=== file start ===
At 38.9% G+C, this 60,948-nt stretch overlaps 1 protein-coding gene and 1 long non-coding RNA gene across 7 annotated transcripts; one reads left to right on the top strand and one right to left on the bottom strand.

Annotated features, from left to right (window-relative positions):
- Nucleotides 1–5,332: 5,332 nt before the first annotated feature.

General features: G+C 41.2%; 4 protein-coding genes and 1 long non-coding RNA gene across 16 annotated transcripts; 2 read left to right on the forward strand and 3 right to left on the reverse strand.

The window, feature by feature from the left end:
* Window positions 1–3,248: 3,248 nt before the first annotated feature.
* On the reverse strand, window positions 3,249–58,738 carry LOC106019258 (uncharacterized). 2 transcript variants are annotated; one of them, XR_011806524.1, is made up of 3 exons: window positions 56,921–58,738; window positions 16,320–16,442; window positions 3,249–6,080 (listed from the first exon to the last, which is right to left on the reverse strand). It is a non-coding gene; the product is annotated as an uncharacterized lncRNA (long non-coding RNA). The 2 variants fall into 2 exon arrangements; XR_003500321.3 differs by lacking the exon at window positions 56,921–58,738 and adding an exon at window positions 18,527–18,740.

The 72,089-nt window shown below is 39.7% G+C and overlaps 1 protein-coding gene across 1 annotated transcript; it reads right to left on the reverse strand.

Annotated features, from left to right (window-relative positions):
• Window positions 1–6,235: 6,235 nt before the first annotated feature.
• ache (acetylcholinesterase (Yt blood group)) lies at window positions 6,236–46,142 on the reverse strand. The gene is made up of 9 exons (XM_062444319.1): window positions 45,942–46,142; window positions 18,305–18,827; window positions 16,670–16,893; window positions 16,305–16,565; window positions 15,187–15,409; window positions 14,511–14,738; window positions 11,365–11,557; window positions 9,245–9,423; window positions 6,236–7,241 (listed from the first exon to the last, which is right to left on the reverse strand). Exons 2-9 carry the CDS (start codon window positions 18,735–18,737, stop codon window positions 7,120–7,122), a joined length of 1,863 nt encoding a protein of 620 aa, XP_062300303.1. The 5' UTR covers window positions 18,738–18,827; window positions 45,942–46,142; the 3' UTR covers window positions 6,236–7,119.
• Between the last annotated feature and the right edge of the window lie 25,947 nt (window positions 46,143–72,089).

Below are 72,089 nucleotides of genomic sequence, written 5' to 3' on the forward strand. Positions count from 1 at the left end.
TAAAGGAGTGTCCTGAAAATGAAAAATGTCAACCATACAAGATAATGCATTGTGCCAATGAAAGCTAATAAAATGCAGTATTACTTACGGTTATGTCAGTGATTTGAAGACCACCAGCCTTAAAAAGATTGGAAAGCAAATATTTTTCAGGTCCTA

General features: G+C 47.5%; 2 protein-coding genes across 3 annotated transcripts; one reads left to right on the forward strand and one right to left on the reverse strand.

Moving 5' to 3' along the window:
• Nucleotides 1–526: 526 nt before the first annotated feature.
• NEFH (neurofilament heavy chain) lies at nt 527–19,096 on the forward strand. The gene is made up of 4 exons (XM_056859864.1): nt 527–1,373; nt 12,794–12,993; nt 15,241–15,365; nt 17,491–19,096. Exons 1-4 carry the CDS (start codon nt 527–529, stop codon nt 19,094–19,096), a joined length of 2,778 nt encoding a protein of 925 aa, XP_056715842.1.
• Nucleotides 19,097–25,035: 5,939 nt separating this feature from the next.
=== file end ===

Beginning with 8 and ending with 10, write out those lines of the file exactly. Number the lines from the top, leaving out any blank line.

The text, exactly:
The 72,089-nt window shown below is 39.7% G+C and overlaps 1 protein-coding gene across 1 annotated transcript; it reads right to left on the reverse strand.

Annotated features, from left to right (window-relative positions):
• Window positions 1–6,235: 6,235 nt before the first annotated feature.